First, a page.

If the NFL’s Scouting Combine was an Olympic event, Mike Mamula would have gone home with a gold medal in 1995.
The Boston College defensive end capped off a 17-sack senior season and being named MVP of the Aloha Bowl, where he collected four more sacks, with an impressive performance at the league’s annual event.
“I knew I was going to do well,” said Mamula. “In years past, we would do Combine drills during spring practice and all the drills that were practiced when I was in college, I would always excel at. I ran a 4.49 (40-yard dash) and I knew that I had all the athletic abilities to do everything the way (the scouts) wanted. It was easy for me because I’d already done these drills 1,000 times. So I understood what was needed from me and I got it done.”
So did the Eagles. Captivated with what they witnessed, Philadelphia traded its first-round pick, 12th overall, and two second-round draft choices to Tampa Bay in order to move up to the seventh spot in the opening round and select Mamula, making him the team’s highest-chosen defensive player in 24 years.
“I really didn’t know what to expect because I’d never been to Philadelphia, but I was excited and just ready to go,” Mamula said. “There was obviously pressure, but there was pressure on everybody.”
Mamula became a starter at right defensive end and collected 13.5 sacks during his first two seasons to go along with 130 tackles. Philadelphia finished both years with a 10-6 record, but couldn’t advance past the second round of the playoffs.
“It seemed like our defense was always good, but we just couldn’t get over the hump. We couldn’t put up a bunch of points,” Mamula said. “One playoff game I remember, we played against San Francisco (in 1996) and we lost (14-0). It was like we could never get over the hump with the offense.”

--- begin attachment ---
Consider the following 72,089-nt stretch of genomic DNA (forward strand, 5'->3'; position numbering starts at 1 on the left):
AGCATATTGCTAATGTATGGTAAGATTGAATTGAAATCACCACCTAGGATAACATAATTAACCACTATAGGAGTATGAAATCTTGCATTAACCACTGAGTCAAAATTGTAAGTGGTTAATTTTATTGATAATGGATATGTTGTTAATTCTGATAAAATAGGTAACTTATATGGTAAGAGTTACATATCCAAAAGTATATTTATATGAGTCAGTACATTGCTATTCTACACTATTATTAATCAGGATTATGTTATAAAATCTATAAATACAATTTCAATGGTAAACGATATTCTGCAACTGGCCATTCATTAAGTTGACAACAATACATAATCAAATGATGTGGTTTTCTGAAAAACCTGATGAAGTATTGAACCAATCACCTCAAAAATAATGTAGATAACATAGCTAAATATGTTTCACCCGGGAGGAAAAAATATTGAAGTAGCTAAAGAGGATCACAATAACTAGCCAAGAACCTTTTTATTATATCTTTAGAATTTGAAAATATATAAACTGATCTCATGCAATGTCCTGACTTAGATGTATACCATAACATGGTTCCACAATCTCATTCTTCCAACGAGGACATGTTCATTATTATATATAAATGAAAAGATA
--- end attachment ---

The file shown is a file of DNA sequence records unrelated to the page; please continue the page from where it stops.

In 1998, the fourth-year veteran experienced a setback when he suffered a season-ending right knee injury during a preseason game against Pittsburgh. To make matters worse it occurred on his 25th birthday.
“I blew my knee out. It was the first series. It just went. It was crazy,” he recalled. “My fiancée at that point and my parents were in town and they had my whole house dressed up for my birthday and I had to wait to blow out the candles the next day because I immediately had surgery.”
Unfortunately for Mamula, he needed to make a return trip to the operating room before the following Training Camp began.
“I actually had surgery on my ankle to clean out bone chips,” said Mamula. “As soon as I got those taken out, I felt like a new man. I went out there and had one of my better seasons in ‘99. It was like I was a rookie again. It was great.”
During Andy Reid’s first season as head coach in 1999, the born-again rookie posted a career-high 8.5 sacks. Three came during a game against New England on December 19, which led to him being named as the NFC’s Defensive Player of the Week.
Following a bye week, the Eagles hosted St. Louis in the season finale, and Mamula intercepted Rams quarterback Kurt Warner and returned the ball 41 yards for a touchdown in a 38-31 victory over what would be that season’s Super Bowl champion.
“I had dropped into coverage and the ball was just dumped off to the running back and I caught it with my left hand, pinned it on my leg and ran for a touchdown,” Mamula said. “It was awesome.”
Concluding his six-year career following the 2000 season, Mamula, his wife, Chantal, and their 16-year-old twins Milton and Luca, make their home on the Main Line in Philadelphia.
He co-owns and is the director of business development for Comprehensive Screening Solutions (CSS Inc.), an employment screening company in Gibbsboro, New Jersey.
“We are a consumer reporting agency,” said Mamula. “We provide background screening and drug testing services for pretty much every industry that’s out there. We can pull information nationally, globally. If there’s information to pull, we can pull that. We’re basically a national company.
“We have Fortune 500 companies. It really runs the gamut from large to small (companies). We’re actually one of (less than) 10 percent in our industry that are accredited by our compliance governing body, NAPBS (National Association of Professional Background Screeners). So that really puts us head and shoulders above the competition in the industry.
“And it’s a growing company. We’re in a market that is really exploding at this point. A lot of different verticals are not only doing pre-employment screens, but then they want to know what their employees are up to after the fact. So we have monitoring products that are available for different industries like finance and health care. There’s a lot that can be done. It’s exciting.”